# Gilles Laboratory Essay

GILES LABORATORIES
1.What are the financial implications associated with closing the Columbus warehouse?

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Cost Categories
Retain Columbus
Close Columbus
Transportation:

Michigan to Columbus (5,000 cases x 25 lbs.) x 70 cents / cwt Indianapolis to Columbus (10,000 cases x 25 lbs.) x 60 cents/cwt. \$875.00/mo

\$1,500.00/mo
\$2,375.00/mo

Michigan to Indianapolis (5,000 cases x 25 lbs) x 70 cents/cwt Indianapolis to Columbus (15,000 cases x 25 lbs) x 1.365 cents* /cwt

\$875.00/mo

\$5,118.75/mo
\$5,993.75/mo

Warehousing:

Columbus (15,000 cases x .25/case)
Indianapolis (\$135,000** x 1.5%***)
\$3,750.00/mo
___________
\$6,125.00/mo
= \$73,500/yr

\$2025.00/mo
\$8,018.75/mo = \$96,225/yr

Inventory Carrying Cost
(\$113,250**** x 37.01%)

\$41,913.83
\$115,413.83

________
\$96,225.00

Difference in favor of closing Columbus is
\$19,188.83

_________________________________________
*Weighted Average Cost / cwt
\$.60 x 40% = .2400
\$1.50 x 35% = .5250
\$2.40 x 25% = .6000
\$1.3650/cwt
**Inventory turns 12 x per yr or once per mo. Since15,000 cases of product are shipped to Columbus each month, the average inventory must be 15,000 cases @ \$18.00/case = \$270,000

***Arbitrary cost allocation, which needs to be investigated. Handling charges should not be allocated based on inventory levels. Students should use this cost in their analysis, but should understand the need to question its accuracy.

****Inventory reduction system-wide is estimated at \$135,000. Therefore, the other \$135,000 of Columbus inventory will be shifted to the Indianapolis plant warehouse. Consequently, the retain Columbus option results in \$135,000 more inventory at full manufactured cost which equals a variable manufactured cost of plus variable transportation cost of (Indianapolis to Columbus freight) plus variable handling cost of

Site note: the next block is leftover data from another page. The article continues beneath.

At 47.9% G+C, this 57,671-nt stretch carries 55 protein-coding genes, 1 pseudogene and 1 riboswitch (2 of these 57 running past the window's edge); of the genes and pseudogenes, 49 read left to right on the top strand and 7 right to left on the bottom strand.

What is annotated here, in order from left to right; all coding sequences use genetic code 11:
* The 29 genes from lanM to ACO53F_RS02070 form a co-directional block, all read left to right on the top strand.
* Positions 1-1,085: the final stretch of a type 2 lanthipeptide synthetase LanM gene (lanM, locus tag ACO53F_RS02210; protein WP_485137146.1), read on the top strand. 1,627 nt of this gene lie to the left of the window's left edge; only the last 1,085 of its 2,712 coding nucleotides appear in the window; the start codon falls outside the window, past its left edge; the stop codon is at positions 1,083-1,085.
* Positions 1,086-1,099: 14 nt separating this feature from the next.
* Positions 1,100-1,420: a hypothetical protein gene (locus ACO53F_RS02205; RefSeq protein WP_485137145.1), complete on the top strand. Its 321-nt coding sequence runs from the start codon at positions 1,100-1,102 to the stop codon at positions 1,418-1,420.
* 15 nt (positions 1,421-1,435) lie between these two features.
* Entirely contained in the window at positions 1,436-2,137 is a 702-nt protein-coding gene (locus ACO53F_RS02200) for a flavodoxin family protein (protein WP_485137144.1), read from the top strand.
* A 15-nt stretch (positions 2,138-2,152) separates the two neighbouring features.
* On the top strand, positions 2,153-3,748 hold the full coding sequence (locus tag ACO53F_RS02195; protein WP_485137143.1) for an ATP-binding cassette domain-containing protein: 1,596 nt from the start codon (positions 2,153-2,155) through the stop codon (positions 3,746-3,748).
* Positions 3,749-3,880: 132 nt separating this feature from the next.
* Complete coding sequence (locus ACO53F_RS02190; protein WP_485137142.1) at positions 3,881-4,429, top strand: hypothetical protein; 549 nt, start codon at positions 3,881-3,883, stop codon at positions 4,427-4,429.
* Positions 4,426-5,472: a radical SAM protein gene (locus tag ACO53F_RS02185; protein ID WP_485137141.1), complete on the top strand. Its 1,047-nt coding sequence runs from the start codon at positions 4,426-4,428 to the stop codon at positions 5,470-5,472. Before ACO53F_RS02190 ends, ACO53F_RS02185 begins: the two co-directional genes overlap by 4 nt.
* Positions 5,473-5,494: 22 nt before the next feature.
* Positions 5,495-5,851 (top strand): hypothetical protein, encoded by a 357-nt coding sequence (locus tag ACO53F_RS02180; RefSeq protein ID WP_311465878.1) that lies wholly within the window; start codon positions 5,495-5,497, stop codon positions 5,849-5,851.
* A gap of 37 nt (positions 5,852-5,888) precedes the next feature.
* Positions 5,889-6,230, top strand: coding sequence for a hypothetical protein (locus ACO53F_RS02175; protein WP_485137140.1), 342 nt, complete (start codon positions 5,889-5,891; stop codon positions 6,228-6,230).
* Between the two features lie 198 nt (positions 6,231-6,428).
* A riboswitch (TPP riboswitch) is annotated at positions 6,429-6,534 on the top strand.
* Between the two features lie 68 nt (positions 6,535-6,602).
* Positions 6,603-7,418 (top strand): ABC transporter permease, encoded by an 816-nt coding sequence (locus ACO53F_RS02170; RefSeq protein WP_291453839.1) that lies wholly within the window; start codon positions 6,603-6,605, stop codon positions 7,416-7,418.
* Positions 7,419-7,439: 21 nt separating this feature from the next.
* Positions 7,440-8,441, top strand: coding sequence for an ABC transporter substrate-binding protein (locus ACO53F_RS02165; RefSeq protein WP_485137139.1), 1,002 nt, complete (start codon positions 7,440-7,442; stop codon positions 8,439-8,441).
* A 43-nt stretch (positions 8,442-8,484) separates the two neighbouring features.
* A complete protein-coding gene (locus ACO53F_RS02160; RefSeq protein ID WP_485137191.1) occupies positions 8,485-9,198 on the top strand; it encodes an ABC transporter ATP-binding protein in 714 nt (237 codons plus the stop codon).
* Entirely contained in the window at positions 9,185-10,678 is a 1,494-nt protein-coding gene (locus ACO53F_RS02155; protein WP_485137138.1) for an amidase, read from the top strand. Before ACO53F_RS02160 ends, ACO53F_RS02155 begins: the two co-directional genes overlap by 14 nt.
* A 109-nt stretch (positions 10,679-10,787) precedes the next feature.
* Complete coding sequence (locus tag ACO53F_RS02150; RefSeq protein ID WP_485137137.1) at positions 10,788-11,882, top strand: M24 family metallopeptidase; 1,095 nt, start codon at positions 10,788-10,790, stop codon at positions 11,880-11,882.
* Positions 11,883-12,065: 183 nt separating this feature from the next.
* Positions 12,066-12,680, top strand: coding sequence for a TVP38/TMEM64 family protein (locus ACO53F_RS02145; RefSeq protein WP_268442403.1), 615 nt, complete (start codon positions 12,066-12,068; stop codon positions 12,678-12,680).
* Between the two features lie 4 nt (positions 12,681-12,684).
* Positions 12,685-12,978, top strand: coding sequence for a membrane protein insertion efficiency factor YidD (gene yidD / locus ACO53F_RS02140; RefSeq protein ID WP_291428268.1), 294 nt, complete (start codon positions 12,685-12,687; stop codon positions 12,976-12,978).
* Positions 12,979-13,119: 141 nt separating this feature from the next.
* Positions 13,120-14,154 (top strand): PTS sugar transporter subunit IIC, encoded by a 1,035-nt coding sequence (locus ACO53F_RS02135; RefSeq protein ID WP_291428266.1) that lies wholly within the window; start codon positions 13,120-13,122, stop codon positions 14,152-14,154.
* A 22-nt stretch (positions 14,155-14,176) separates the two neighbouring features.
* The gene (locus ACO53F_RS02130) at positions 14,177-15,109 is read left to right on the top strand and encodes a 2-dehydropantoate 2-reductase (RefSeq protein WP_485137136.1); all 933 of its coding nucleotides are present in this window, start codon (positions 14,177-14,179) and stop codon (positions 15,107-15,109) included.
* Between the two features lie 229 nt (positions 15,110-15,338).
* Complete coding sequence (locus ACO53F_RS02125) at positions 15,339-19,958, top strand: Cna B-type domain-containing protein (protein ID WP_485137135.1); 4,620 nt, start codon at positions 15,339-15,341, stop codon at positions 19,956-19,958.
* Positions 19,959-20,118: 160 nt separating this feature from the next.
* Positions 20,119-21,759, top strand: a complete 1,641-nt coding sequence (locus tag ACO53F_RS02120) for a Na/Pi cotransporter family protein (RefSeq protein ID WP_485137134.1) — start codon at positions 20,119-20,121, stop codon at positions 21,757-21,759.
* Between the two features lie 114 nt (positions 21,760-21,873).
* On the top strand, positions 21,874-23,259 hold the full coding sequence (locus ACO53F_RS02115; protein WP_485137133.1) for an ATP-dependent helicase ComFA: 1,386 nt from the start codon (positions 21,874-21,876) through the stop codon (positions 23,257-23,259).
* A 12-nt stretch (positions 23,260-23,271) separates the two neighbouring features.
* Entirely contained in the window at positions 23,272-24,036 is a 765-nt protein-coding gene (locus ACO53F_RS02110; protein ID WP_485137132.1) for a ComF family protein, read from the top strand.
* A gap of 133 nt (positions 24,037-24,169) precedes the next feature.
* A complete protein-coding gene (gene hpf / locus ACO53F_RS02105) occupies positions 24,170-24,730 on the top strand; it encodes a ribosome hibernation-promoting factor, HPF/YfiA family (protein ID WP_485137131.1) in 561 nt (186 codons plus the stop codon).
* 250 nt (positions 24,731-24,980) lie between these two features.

Total Variable Cost
\$108,000
\$1,500
\$3,750
\$113,250

4.How would you incorporate customer service considerations into your analysis? How much would sales volume have to change in order to change your answer to question #1? Since it is not known how customers will react to an increase in order cycle time, it is important to consider the \$19,188.83 savings associated with closing Columbus in light of the percentage decrease in sales that would reduce this savings to zero: Selling price of a case of product

\$24.90
Variable manufactured cost [\$18.00 x 80%]
\$14.40

Transportation cost to Columbus market (from Indianapolis)
\$0.34

Transportation cost (Michigan to Indianapolis 18 cents per case for one third of the cases \$0.06

Inventory carrying costs per case
\$0.44

Other variable costs (local delivery and marketing costs such as sales commission) \$1.66
\$16.90
Contribution / case

\$8.00
Savings associated with closing Columbus divided by the contribution per case = \$19,188.83 / \$8.00 per case = 2,399 cases.
That is, if sales were to decrease by 2,399 cases because customers perceived a decrease in customer service levels, the \$19,188.83 savings would be eliminated. Since annual sales in the Columbus market are 180,000 cases (15,000 cases/mo. x 12 months), a sales decrease of 1.3 percent (2,399 / 180,000 x 100%) would make closing Columbus a break-even proposition. If sales were to decrease by more than 1.3 percent as a result of closing the Columbus warehouse, profits would be reduced.

Since the company is not reaching its current service objectives this issue is important. While the lead-times may lengthen as a result of closing the Columbus facility, in-stock availability should improve since Indianapolis is a plant location. Thus, if fill rate is more important to customers than lead-time, customer service will actually improve by closing Columbus.

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